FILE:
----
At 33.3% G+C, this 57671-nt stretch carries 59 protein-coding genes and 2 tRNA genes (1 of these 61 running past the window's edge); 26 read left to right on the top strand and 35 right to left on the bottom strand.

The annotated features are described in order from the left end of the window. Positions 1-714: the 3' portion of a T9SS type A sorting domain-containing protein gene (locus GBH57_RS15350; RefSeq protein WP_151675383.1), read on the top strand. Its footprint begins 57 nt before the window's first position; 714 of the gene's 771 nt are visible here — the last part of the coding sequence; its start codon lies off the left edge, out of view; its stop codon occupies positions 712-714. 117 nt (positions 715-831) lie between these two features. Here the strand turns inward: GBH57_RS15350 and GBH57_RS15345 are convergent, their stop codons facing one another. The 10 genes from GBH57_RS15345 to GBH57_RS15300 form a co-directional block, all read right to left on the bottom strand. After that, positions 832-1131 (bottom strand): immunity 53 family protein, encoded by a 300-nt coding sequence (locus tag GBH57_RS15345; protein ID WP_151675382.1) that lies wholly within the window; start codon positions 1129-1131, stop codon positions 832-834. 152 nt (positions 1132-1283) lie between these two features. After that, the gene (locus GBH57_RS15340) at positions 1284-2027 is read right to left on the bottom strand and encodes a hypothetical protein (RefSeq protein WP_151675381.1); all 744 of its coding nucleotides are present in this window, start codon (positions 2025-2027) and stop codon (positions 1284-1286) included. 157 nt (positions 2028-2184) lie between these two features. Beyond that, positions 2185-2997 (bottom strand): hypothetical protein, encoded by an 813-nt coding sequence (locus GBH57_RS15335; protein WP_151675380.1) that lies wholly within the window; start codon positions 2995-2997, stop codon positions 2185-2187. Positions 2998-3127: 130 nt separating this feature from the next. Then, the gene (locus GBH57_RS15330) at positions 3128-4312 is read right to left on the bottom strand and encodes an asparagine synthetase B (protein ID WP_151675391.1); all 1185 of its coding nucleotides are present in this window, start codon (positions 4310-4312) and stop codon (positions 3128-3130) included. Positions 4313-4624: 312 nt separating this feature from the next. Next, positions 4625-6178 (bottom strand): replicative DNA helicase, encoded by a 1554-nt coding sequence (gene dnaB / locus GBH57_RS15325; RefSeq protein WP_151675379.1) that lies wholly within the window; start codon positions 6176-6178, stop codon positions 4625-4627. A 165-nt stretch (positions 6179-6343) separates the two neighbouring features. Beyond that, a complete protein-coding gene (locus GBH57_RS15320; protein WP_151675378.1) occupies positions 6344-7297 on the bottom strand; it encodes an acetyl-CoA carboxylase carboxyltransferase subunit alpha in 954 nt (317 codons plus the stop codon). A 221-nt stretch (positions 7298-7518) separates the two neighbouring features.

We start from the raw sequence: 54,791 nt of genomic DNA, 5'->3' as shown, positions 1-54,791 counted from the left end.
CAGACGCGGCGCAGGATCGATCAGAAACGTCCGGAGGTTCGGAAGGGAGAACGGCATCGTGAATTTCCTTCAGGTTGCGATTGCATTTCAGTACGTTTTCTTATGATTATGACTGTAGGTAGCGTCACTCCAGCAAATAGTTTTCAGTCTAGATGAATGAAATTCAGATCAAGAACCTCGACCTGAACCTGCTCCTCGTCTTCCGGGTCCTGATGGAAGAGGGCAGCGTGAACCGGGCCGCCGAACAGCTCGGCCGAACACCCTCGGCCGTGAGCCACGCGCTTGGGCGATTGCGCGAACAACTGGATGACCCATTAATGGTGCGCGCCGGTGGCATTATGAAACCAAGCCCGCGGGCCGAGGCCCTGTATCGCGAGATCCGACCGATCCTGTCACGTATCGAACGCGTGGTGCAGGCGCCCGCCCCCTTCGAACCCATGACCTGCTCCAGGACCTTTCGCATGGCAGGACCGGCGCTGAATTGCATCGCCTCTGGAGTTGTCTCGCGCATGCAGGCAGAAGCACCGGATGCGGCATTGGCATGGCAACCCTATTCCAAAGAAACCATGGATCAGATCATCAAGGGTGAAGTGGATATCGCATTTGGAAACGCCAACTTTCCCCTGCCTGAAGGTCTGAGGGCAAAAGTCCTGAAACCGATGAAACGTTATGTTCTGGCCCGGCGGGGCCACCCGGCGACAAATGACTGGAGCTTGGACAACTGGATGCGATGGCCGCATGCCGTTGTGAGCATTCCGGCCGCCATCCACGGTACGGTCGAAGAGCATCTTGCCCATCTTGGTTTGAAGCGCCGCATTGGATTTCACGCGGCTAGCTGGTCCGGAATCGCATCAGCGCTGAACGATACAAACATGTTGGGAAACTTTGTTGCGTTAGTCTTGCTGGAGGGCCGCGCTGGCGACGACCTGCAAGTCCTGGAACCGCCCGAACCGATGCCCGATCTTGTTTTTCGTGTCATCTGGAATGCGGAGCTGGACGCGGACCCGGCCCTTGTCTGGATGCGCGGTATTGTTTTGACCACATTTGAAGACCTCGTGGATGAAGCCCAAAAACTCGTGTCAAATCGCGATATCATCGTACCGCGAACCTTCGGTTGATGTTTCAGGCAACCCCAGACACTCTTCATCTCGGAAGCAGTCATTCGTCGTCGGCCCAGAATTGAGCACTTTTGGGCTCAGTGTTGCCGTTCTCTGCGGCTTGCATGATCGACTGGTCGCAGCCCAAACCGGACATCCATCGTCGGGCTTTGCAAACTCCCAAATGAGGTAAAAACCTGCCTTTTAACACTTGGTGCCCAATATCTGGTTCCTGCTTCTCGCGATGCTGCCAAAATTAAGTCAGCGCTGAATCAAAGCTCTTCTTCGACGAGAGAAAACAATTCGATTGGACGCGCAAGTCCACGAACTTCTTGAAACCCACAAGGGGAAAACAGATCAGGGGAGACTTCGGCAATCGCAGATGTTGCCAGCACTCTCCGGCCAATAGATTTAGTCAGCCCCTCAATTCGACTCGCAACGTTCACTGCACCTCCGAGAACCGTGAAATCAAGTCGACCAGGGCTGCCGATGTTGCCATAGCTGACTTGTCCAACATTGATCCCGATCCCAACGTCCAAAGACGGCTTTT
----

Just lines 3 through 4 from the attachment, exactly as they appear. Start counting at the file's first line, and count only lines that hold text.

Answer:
We start from the raw sequence: 54,791 nt of genomic DNA, 5'->3' as shown, positions 1-54,791 counted from the left end.
CAGACGCGGCGCAGGATCGATCAGAAACGTCCGGAGGTTCGGAAGGGAGAACGGCATCGTGAATTTCCTTCAGGTTGCGATTGCATTTCAGTACGTTTTCTTATGATTATGACTGTAGGTAGCGTCACTCCAGCAAATAGTTTTCAGTCTAGATGAATGAAATTCAGATCAAGAACCTCGACCTGAACCTGCTCCTCGTCTTCCGGGTCCTGATGGAAGAGGGCAGCGTGAACCGGGCCGCCGAACAGCTCGGCCGAACACCCTCGGCCGTGAGCCACGCGCTTGGGCGATTGCGCGAACAACTGGATGACCCATTAATGGTGCGCGCCGGTGGCATTATGAAACCAAGCCCGCGGGCCGAGGCCCTGTATCGCGAGATCCGACCGATCCTGTCACGTATCGAACGCGTGGTGCAGGCGCCCGCCCCCTTCGAACCCATGACCTGCTCCAGGACCTTTCGCATGGCAGGACCGGCGCTGAATTGCATCGCCTCTGGAGTTGTCTCGCGCATGCAGGCAGAAGCACCGGATGCGGCATTGGCATGGCAACCCTATTCCAAAGAAACCATGGATCAGATCATCAAGGGTGAAGTGGATATCGCATTTGGAAACGCCAACTTTCCCCTGCCTGAAGGTCTGAGGGCAAAAGTCCTGAAACCGATGAAACGTTATGTTCTGGCCCGGCGGGGCCACCCGGCGACAAATGACTGGAGCTTGGACAACTGGATGCGATGGCCGCATGCCGTTGTGAGCATTCCGGCCGCCATCCACGGTACGGTCGAAGAGCATCTTGCCCATCTTGGTTTGAAGCGCCGCATTGGATTTCACGCGGCTAGCTGGTCCGGAATCGCATCAGCGCTGAACGATACAAACATGTTGGGAAACTTTGTTGCGTTAGTCTTGCTGGAGGGCCGCGCTGGCGACGACCTGCAAGTCCTGGAACCGCCCGAACCGATGCCCGATCTTGTTTTTCGTGTCATCTGGAATGCGGAGCTGGACGCGGACCCGGCCCTTGTCTGGATGCGCGGTATTGTTTTGACCACATTTGAAGACCTCGTGGATGAAGCCCAAAAACTCGTGTCAAATCGCGATATCATCGTACCGCGAACCTTCGGTTGATGTTTCAGGCAACCCCAGACACTCTTCATCTCGGAAGCAGTCATTCGTCGTCGGCCCAGAATTGAGCACTTTTGGGCTCAGTGTTGCCGTTCTCTGCGGCTTGCATGATCGACTGGTCGCAGCCCAAACCGGACATCCATCGTCGGGCTTTGCAAACTCCCAAATGAGGTAAAAACCTGCCTTTTAACACTTGGTGCCCAATATCTGGTTCCTGCTTCTCGCGATGCTGCCAAAATTAAGTCAGCGCTGAATCAAAGCTCTTCTTCGACGAGAGAAAACAATTCGATTGGACGCGCAAGTCCACGAACTTCTTGAAACCCACAAGGGGAAAACAGATCAGGGGAGACTTCGGCAATCGCAGATGTTGCCAGCACTCTCCGGCCAATAGATTTAGTCAGCCCCTCAATTCGACTCGCAACGTTCACTGCACCTCCGAGAACCGTGAAATCAAGTCGACCAGGGCTGCCGATGTTGCCATAGCTGACTTGTCCAACATTGATCCCGATCCCAACGTCCAAAGACGGCTTTT